What lessons can long-term investors learn from the results of a four-month stock-picking contest that used imaginary money – and in which two of the best picks were buying stock in an “ugly shoe company” and selling short the stock of a “fake meat producer”? Based on today’s article, quite a few, with the author stating that this contest – carried out by the Wall Street Journal – “has some salient and timeless lessons for investors. Not about stock picking, but rather, how to view your portfolio.” For more, CLICK HERE.
He is worried about the reality of more and more people living longer and longer lives (and how they will afford it). He believes the massive influx into index funds is a “serious error” and that the collapse of index funds is “only a question of when.” He sees stock picking as “a dying art” and stock (or fund) picking as a necessity. And he has some advice for investors right now – hoard cash, buy gold and sterling, and invest in this type of stock. For renowned British investor Jim Mellon’s take on the current investing environment, CLICK HERE.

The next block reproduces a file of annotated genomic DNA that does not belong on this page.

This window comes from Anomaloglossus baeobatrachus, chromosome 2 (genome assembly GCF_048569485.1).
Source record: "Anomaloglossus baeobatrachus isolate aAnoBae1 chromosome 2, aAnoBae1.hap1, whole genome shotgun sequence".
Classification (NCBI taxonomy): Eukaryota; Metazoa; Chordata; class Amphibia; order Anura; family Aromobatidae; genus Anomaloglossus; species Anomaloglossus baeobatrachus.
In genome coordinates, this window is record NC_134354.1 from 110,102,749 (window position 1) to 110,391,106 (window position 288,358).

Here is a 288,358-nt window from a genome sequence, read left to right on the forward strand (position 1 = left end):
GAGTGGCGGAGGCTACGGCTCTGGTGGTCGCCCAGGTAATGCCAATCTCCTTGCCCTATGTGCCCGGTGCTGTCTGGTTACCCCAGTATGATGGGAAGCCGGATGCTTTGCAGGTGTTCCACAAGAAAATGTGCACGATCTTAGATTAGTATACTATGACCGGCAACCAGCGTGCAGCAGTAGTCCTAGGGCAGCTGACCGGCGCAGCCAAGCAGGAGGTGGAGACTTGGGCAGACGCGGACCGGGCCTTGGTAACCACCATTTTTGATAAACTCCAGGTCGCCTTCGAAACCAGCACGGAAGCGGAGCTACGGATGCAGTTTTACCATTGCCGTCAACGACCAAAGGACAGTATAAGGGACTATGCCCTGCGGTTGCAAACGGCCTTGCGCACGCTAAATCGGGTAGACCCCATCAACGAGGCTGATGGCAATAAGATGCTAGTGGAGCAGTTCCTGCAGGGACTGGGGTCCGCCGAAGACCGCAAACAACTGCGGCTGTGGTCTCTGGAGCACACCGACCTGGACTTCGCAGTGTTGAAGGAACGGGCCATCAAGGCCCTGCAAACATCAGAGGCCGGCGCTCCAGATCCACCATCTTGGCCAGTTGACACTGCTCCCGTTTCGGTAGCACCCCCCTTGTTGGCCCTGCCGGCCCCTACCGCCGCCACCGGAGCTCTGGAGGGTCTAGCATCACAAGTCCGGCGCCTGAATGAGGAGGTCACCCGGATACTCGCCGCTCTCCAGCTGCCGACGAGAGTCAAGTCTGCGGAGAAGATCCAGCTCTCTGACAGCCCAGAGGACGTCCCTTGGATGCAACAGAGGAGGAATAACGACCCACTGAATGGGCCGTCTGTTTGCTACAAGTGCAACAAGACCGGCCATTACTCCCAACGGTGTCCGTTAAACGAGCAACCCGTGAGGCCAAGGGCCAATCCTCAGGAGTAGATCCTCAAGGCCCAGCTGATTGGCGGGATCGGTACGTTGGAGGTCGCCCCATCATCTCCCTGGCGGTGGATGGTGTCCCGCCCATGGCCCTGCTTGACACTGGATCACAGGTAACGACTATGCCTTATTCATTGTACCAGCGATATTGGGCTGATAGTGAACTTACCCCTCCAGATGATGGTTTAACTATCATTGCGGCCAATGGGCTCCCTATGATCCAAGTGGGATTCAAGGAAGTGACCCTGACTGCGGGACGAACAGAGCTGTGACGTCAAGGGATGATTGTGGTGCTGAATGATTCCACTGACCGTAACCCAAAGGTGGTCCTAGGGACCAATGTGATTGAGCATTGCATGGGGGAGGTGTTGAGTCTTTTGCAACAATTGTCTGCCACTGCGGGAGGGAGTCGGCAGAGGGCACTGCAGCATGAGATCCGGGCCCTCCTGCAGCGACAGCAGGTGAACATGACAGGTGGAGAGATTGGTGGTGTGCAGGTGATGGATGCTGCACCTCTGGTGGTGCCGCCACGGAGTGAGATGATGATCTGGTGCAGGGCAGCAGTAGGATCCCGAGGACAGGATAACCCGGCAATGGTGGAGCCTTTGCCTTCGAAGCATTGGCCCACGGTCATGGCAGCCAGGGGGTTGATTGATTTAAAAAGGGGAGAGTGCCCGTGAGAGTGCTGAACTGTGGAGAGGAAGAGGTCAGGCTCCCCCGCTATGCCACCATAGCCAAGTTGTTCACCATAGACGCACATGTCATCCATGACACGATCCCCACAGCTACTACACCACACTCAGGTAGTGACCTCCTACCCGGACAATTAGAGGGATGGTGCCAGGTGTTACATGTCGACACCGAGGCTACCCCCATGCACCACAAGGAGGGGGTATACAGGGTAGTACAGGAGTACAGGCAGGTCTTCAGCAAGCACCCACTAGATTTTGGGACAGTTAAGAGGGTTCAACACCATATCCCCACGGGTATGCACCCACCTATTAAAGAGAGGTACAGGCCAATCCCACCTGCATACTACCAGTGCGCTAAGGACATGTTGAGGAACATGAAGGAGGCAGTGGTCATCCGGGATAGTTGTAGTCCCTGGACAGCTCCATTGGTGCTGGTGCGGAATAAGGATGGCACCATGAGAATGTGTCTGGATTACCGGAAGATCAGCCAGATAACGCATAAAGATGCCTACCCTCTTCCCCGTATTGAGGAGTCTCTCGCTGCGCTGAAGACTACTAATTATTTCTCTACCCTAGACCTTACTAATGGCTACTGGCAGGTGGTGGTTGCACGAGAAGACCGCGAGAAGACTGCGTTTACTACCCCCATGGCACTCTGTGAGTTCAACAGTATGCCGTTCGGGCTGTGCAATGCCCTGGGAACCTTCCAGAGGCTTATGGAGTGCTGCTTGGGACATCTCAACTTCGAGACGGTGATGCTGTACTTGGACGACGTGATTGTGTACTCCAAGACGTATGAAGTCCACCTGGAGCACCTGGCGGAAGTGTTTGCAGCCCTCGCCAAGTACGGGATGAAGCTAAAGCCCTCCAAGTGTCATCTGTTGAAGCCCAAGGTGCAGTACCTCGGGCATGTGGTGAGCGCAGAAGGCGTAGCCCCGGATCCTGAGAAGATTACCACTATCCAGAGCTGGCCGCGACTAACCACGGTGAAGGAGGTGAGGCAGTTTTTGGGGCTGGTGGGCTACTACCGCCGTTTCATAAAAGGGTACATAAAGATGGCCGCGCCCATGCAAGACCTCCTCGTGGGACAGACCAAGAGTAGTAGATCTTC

Today’s article points out that “with Wall Street expecting the S&P 500 to end the year not far from its present level, stock-picking has become attractive for investors seeking anything better than meager returns.” As such, the author highlights Goldman Sachs’ list of 20 stocks – mainly in the consumer discretionary and information technology sectors – “that have the highest potential returns based on their analysts’ price targets for those stocks, as well as better odds of reacting to company-specific news rather than tracking the S&P 500 in general.” To see these 20 stocks, as well as some stocks that Goldman believes may stand out in a not-so-positive way, CLICK HERE.